app:
    image: 'username/image:latest'
    volumes:
      - './storage:/var/www/html/storage'
  scheduler:
    image: 'username/image:latest'
    command: [ "php", "/var/www/html/artisan", "schedule:work" ]
    volumes:
      - './storage:/var/www/html/storage'
    environment:
      PHP_FPM_POOL_NAME: app_scheduler
  horizon:
    image: 'username/image:latest'
    command: [ "php", "/var/www/html/artisan", "horizon" ]
    volumes:
      - ./storage:/var/www/html/storage
    environment:
      PHP_FPM_POOL_NAME: "app_horizon"
 
- Click "Save"
 
Now you have to set a domain name for your application.
 
- Go to your domain provider and set an "A" record with the IP address of the server that hosts your application.
 
- Choose "Service stack", then click on "Settings".


- In the "Domains" field you need to enter the domain name of your application followed by a colon then the port that the application listens to "inside" your container. For ServersideUp images, this port is 8080, so just enter that. For example your domain should look something like https://your-domain.com:8080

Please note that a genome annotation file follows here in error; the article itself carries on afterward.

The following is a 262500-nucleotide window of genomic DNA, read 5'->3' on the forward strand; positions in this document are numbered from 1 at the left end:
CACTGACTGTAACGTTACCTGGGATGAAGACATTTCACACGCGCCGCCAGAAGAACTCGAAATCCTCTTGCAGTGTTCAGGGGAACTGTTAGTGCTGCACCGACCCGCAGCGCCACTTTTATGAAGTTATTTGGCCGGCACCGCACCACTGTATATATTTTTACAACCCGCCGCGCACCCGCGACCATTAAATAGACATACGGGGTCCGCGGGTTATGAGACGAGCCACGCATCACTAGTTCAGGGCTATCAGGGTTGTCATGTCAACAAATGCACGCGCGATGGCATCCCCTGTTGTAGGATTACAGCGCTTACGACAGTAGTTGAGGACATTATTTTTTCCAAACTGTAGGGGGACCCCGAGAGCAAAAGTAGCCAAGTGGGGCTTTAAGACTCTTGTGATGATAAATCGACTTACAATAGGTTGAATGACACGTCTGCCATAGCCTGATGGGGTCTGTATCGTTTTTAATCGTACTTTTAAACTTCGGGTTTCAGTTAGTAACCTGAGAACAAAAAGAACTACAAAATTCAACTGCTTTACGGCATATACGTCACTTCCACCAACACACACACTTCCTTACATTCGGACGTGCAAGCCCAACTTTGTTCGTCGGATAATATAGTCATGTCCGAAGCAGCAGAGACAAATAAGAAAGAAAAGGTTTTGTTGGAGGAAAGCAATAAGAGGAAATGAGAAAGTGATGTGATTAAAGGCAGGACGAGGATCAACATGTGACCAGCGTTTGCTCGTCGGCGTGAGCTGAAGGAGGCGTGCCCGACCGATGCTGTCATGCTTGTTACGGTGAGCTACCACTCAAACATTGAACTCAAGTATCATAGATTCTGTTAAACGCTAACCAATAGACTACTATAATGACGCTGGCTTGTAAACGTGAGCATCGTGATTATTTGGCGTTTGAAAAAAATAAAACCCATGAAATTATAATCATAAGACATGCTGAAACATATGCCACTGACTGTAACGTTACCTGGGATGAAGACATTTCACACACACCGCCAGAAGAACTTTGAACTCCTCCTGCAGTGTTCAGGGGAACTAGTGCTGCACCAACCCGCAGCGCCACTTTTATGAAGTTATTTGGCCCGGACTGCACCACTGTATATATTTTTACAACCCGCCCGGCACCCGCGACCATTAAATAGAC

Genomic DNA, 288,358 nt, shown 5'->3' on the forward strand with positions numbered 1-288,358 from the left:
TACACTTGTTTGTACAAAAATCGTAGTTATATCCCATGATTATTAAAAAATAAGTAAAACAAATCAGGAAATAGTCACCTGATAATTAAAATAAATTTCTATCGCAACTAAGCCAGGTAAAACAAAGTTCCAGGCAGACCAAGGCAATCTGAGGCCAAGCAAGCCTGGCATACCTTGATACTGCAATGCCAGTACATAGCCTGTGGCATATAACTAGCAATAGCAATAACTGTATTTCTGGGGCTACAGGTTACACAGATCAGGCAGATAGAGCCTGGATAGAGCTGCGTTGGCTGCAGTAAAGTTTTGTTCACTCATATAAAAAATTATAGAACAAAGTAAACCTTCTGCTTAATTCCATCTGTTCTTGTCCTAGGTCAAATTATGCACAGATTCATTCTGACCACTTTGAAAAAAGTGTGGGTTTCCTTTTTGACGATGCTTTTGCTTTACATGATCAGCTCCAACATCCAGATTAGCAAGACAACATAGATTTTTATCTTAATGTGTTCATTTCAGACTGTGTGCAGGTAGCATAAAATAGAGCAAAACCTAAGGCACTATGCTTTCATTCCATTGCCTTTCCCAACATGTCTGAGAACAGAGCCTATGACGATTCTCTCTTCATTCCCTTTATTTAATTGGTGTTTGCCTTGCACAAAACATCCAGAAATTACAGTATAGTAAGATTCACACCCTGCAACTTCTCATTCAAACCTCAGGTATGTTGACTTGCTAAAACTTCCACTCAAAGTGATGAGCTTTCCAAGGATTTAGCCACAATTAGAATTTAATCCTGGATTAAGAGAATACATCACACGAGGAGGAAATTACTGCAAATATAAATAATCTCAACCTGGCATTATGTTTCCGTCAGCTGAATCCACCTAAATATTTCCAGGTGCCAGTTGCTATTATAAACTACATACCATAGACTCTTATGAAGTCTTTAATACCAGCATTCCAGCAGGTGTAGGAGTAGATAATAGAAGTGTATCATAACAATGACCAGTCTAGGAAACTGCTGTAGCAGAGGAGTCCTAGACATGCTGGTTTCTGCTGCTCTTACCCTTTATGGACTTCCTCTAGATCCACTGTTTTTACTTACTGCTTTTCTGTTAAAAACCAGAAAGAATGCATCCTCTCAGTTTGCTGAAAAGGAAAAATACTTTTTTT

- Then click "Save".
 
- Once done, click "Deploy".
 
 
And that's it. Your application should be live now! 🚀
 
Note: you might face an issue with permissions when it comes to mounting the "storage" volume. This is because Coolify usually uses the root user to mount that volume, but the docker container uses "www-data" user.
 
Luckily, Coolify gives us the ability to execute commands on the server to fix that.
 
 
First, click on "Storages" from the sub-side menu, and copy the path of the volume.
 
 
 

Then from the side menu click "Command Center", choose the server on which your application is installed on, then execute the following commands:
 
mkdir -p {VOLUME_PATH_YOU_JUST_COPIED}/framework/{sessions,views,cache}
chmod -R 775 {VOLUME_PATH_YOU_JUST_COPIED}/framework
 
That should fix the permissions problem.


4. Adding Database To Your Laravel Application

One of the cool things about coolify is that it allows you to install any component to your application in a few clicks.
 
To do that, go to your Coolify project's resources, then click "+ New" to add a new one, then select the database your are interested to add.

 
 
Then, pick the same server and the destination you chose for your Laravel application before.
 
Then click "Start" to run the container.
 
 
Coolify auto generates the database credentials for you. You will need those to connect to your database later.
 
Go to your Laravel application, and on "Service Stack" click on "Edit Compose File", and insert the database credentials there.

 
services:
  app:
    image: 'username/image:latest'
    volumes:
      - './storage:/var/www/html/storage'